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‘This was his happy place’: Fairfield school hosts ‘Superbubz’ visitation

Published: Thursday, October 12, 2017 @ 5:48 PM
Updated: Thursday, October 12, 2017 @ 5:53 PM

A public visitation was held at Fairfield Central Elementary

Walter “Superbubz” Herbert loved his Fairfield elementary school and Thursday saw those who loved the heroic boy and backed his brave struggle against cancer turn out by the hundreds to honor his life.

Walter — the Fairfield Central Elementary first-grader who went by the nickname of “Superbubz” — and for many embodied a superhero’s courage — died Oct. 6 at his home.

MORE: 3 life lessons we could all learn from Fairfield’s ‘Superbubz’

A public visitation for Walter was held Thursday evening at the school.

Hundreds of people attended a visitation Thursday, Oct. 12, at Fairfield Central Elementary for Walter “Superbubz” Herbert. Attendees were given yellow ribbons to wear. (GREG LYNCH/STAFF)

“This was his happy place, so it just made sense that we would offer this and be able to share his happy place with everyone for a final goodbye,” said Central Elementary Principal Karrie Gallo, who was close to Walter and his family.

People were given yellow ribbons to wear, many pinning them to their gray shirts that read “Superbubz.” Therapy service dogs were also on hand to comfort young children.

The boy’s brave struggle and buoyant attitude captured the hearts of the region as he was honored by major area sports stars, police departments, and enjoyed a special early graduation from high school courtesy of Fairfield Schools.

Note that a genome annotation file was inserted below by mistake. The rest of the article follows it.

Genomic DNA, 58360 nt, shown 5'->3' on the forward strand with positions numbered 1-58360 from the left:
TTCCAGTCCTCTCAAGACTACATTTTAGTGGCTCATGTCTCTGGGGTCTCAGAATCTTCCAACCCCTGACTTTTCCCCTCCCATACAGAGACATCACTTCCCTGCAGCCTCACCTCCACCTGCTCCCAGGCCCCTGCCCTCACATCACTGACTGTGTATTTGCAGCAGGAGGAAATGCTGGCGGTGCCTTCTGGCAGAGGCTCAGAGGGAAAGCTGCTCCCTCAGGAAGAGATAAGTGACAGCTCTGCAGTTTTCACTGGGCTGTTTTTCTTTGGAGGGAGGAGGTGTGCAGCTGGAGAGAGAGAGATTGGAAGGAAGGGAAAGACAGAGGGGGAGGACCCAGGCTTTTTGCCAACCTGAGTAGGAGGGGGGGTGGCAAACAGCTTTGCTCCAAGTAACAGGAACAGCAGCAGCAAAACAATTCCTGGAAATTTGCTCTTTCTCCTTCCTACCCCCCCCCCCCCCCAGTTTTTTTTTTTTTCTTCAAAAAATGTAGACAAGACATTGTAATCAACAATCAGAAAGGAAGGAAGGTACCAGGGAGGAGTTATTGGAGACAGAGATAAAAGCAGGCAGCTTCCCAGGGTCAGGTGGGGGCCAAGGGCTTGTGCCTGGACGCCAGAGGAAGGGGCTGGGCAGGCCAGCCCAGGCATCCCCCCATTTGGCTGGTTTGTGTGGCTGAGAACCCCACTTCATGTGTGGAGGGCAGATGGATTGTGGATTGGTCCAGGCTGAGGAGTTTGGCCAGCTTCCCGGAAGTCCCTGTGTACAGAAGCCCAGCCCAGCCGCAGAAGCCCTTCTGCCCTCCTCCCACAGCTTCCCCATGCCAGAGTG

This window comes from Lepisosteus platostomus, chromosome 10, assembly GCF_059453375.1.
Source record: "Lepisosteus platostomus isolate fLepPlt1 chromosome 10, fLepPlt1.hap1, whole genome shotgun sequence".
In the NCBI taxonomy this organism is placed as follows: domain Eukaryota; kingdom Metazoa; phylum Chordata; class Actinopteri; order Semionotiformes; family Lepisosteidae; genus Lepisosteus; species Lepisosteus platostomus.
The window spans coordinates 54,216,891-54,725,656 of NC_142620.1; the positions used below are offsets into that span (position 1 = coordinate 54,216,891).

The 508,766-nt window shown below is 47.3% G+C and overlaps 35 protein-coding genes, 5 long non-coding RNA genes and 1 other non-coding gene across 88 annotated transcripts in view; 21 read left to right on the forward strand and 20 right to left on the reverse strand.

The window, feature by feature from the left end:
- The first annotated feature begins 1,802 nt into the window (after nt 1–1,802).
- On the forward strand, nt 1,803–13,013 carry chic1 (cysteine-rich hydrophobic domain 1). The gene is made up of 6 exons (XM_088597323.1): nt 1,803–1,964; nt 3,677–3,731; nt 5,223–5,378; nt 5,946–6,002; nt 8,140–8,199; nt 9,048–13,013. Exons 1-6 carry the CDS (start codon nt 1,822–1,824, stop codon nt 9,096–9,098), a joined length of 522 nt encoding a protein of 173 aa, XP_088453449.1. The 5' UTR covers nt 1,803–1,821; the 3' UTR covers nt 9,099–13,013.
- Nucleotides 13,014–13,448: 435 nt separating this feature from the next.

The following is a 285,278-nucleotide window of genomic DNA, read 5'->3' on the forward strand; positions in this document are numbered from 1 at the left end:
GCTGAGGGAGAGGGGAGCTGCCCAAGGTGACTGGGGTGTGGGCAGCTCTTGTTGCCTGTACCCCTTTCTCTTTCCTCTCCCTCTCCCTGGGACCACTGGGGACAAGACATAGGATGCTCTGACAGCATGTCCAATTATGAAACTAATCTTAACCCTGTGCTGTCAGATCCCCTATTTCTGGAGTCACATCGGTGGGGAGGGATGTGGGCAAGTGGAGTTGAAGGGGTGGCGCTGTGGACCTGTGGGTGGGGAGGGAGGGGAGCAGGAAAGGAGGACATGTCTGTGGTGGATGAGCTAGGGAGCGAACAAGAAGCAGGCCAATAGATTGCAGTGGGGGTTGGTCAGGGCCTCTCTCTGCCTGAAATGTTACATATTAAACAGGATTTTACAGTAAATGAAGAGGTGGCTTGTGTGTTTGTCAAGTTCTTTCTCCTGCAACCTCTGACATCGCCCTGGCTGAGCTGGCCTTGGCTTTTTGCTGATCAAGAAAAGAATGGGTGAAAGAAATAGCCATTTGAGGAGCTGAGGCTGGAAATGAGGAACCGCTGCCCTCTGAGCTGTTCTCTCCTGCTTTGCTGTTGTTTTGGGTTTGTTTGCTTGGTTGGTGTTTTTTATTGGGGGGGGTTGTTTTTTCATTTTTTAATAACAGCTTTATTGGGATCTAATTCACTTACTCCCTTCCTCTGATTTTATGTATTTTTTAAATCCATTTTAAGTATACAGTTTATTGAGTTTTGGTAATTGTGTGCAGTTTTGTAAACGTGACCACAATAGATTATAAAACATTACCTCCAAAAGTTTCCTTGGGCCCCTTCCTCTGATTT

MORE: Fairfield ‘superhero’ youngster graduates with high school diploma

Hundreds of people attended a visitation Thursday, Oct. 12, at Fairfield Central Elementary for Walter “Superbubz” Herbert. Attendees were given yellow ribbons to wear. (GREG LYNCH/STAFF)

Walter loved school and superheroes and among his last wishes was to graduate from high school, which he did in a special ceremony at Central Elementary attended by more than 300, including some of his favorite costumed comic book heroes.

That special graduation ceremony “showed how it takes a village to raise a child,” Gallo said Thursday night. “We all came together and were able to help support one another and to fulfill his dreams.”

A funeral service for the 6-year-old will be private and limited to family and friends, school officials have said.

Staff writer Greg Lynch contributed to this report.

Hundreds of people attended a visitation Thursday, Oct. 12, at Fairfield Central Elementary for Walter “Superbubz” Herbert. Attendees were given yellow ribbons to wear. (GREG LYNCH/STAFF)

Strong winds, snow, dropping temps to impact area today

Published: Tuesday, December 12, 2017 @ 4:09 AM
Updated: Tuesday, December 12, 2017 @ 4:42 AM

Snow squalls cause rapid loss in visibility and slick roads.

RELATED: Winter Car Kit

QUICK-LOOK FORECAST

  • Strong wind gusts 30-40 mph today
  • Snow squalls possible late morning through afternoon
  • Temperatures drop through the day w/ single digit wind chills

RELATED: WHIO Winter Weather Traffic 

RELATED: How salt works on roads

DETAILED FORECAST

TODAY: There could be some issues for the morning drive today due to slick spots and strong winds, said Storm Center 7 Meteorologist Kirstie Zontini. Temperatures are at or above 32 degrees with mist and drizzle across the area, but as temperatures drop, slick spots could develop. As of early morning, snow is set up off Lake Michigan in northern Indiana. That snow, along with colder air, will arrive later this morning. Winds are already begun gusting between 25-35 MPH, which could produce some issues for the morning drive. As wind flow becomes more favorable off Lake Michigan, some lake effect snow bands are expected to develop. 

Active snow will likely start later this morning. There’s a chance for snow squalls during the day, and they will gradually turn northeast as the winds shift late afternoon. One to two inches of snow is possible in the bands. Outside of bands, it will be cloudy with flurries, but less than half an inch is expected.